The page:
Baylor’s success on defense will ultimately come down to how well older players adjust to their new positions (like #2 Matt Jones from JACK to WILL, #13 Al Walcott from CB to STAR, and #11 Lorando “Snaxx” Johnson from STAR to CB) and if the defensive line’s pass rush can provide enough of a buffer for the young secondary.

What will the new defense face when they take the field against Albany? A lot of new faces for an offense that averaged only 18.9 points, 213 passing yards, and 91 rushing yards per game last season.

With their previous starting quarterback, Jeff Undercuffler, transferring to Akron, the Great Danes are turning to Old Dominion transfer #7 Reese Poffenbarger to lead the offense. Poffenbarger has yet to take a collegiate snap, but the former three-star recruit was Maryland’s Offensive Player of the Year in high school.

Poffenbarger has Albany’s two leading receivers from last season, #11 Roy Alexander and #82 Jackson Parker, to help him out. Alexander is a true sophomore who lead the team with 37 receptions, 560 yards, and three touchdown; Parker is also a true sophomore who recorded 32 receptions for 461 yards last season. Poffenbarger will likely also target senior tight end #89 Thomas Greaney a couple times — Greaney recorded 17 receptions for 234 yards in 2021.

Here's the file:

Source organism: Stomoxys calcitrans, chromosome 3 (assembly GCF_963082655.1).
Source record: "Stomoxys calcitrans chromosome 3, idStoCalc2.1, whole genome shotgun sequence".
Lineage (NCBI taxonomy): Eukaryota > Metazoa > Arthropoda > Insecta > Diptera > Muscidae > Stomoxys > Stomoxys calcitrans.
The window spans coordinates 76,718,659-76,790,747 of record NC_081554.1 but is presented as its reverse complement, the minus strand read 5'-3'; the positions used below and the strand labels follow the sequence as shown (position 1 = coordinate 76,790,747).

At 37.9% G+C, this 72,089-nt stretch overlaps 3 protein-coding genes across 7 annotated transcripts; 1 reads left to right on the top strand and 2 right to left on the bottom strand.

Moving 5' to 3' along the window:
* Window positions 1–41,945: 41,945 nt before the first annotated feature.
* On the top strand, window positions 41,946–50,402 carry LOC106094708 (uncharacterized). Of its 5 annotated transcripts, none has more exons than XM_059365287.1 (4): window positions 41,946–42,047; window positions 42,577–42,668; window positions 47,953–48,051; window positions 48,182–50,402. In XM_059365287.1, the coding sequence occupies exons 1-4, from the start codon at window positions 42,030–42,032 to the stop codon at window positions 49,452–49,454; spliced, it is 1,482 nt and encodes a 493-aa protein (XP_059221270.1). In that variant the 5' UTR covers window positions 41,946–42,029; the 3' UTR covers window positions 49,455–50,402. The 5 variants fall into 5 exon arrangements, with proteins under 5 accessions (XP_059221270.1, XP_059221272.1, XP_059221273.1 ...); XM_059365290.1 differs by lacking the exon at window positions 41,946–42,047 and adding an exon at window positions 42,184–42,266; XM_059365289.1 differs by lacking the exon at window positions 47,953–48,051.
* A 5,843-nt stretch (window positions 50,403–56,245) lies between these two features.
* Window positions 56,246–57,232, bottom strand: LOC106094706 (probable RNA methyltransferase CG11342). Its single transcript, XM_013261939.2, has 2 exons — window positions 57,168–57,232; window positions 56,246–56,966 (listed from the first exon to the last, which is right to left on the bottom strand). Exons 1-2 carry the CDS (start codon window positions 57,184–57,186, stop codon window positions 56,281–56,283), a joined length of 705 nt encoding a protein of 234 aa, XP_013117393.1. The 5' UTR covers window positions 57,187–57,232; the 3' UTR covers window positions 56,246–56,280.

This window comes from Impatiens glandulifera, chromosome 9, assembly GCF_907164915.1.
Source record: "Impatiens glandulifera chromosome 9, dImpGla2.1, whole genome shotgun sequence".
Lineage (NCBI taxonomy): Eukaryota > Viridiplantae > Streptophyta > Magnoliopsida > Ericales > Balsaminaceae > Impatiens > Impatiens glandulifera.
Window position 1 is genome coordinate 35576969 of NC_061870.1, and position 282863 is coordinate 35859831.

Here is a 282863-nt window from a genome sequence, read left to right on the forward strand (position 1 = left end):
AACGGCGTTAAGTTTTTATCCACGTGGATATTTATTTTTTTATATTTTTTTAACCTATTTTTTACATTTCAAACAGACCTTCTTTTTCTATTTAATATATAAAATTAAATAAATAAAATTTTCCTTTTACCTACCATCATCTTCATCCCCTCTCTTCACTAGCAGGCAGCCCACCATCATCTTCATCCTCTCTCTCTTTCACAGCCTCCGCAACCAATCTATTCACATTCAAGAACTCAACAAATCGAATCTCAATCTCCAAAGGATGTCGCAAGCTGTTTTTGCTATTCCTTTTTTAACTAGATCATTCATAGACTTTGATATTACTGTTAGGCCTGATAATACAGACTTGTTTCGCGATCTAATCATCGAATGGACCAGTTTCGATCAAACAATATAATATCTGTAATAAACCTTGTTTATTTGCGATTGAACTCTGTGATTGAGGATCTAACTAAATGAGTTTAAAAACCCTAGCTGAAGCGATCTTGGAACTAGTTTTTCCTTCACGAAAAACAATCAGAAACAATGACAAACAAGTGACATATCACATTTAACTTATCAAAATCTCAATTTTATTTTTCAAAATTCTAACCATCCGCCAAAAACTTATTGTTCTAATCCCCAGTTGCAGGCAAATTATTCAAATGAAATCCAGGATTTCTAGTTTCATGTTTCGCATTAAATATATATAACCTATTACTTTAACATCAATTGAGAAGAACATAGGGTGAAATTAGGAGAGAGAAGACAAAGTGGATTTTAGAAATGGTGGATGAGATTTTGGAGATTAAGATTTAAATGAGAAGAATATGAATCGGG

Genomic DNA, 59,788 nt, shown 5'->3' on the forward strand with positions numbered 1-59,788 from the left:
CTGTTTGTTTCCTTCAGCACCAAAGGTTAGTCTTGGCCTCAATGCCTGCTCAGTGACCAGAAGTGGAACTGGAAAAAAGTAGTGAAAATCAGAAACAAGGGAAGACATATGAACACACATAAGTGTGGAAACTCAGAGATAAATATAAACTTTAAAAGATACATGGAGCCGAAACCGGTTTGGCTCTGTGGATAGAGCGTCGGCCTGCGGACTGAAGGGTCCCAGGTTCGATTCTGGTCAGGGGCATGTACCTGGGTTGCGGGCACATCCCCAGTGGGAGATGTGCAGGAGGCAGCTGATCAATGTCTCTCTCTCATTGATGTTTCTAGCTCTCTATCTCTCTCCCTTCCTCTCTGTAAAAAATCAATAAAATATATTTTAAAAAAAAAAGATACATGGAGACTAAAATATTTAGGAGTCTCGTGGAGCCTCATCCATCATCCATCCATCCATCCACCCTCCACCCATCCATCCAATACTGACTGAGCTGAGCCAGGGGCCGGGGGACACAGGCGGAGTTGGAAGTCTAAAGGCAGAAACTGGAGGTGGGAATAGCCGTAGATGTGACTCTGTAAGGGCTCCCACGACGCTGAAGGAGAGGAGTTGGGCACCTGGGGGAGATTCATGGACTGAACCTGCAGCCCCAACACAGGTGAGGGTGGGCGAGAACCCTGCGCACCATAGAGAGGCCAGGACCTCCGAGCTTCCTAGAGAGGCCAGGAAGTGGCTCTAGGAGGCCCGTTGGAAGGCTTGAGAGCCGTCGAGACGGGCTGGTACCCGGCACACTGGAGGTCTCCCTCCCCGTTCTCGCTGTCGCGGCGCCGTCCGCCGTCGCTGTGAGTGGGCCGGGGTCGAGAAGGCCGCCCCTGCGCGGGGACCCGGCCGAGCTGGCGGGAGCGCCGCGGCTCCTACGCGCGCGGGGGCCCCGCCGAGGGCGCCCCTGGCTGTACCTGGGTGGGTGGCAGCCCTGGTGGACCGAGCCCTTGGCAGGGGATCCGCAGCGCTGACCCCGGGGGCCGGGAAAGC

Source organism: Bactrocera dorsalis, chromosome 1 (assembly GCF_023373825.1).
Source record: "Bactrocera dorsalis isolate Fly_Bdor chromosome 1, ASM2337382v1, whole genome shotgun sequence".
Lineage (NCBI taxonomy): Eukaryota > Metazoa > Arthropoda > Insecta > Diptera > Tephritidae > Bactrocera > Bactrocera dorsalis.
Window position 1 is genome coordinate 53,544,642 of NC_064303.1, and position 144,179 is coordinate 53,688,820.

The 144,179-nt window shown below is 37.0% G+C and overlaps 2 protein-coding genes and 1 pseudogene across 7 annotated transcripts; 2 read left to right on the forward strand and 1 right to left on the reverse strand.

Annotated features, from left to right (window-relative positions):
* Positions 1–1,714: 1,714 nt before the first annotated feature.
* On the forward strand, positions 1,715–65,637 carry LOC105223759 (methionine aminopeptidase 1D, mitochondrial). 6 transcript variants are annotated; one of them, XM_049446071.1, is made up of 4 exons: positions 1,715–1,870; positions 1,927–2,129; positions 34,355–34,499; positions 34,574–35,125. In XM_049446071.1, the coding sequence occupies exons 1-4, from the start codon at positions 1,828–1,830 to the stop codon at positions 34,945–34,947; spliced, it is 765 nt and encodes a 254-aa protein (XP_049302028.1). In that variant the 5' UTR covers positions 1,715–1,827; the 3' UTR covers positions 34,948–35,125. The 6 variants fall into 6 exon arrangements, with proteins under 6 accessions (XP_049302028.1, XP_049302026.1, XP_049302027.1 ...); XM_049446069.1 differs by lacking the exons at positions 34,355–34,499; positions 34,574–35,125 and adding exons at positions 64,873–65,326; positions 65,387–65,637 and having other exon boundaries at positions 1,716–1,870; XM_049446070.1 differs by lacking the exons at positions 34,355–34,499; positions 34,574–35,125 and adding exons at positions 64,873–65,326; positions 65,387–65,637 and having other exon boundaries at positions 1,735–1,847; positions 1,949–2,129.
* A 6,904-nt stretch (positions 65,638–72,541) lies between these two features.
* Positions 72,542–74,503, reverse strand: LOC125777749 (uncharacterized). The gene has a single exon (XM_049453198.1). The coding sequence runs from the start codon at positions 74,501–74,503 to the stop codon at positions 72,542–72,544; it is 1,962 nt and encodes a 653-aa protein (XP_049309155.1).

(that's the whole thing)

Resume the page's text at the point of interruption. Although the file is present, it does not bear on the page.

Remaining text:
In addition to quarterback, Albany also has to work in a new running back. Graduating senior Karl Mofor lead the team with 238 carries, 1,009 yards, and 12 touchdowns last season. Replacing Mofor could be junior #26 Lavarey Banton (nine career carries) or Pitt transfer #0 Todd Sibley (69 career caries for 321 yards).

Fortunately for Albany, they have three returning starters on the offensive line to block for their new QB and RB: LT #65 Ozzie Hutchinson, LG #73 Scott Houseman, and C #70 Kobe Thomas. Unfortunately, their overall blocking grades per Pro Football Focus are 41.8, 56.5, and 58.1, respectively. Likely filling in at RG and RT are 2021 backup’s #75 Kevin Singer and #72 Will Marotta — they didn’t grade any better in their limited snaps.

All that to say, Baylor’s first and second string defense should be able to shutout the Great Danes.

Statistics courtesy of NCAA, ESPN, Pro Football Focus, Football Outsiders, Baylor University, and the University of Albany.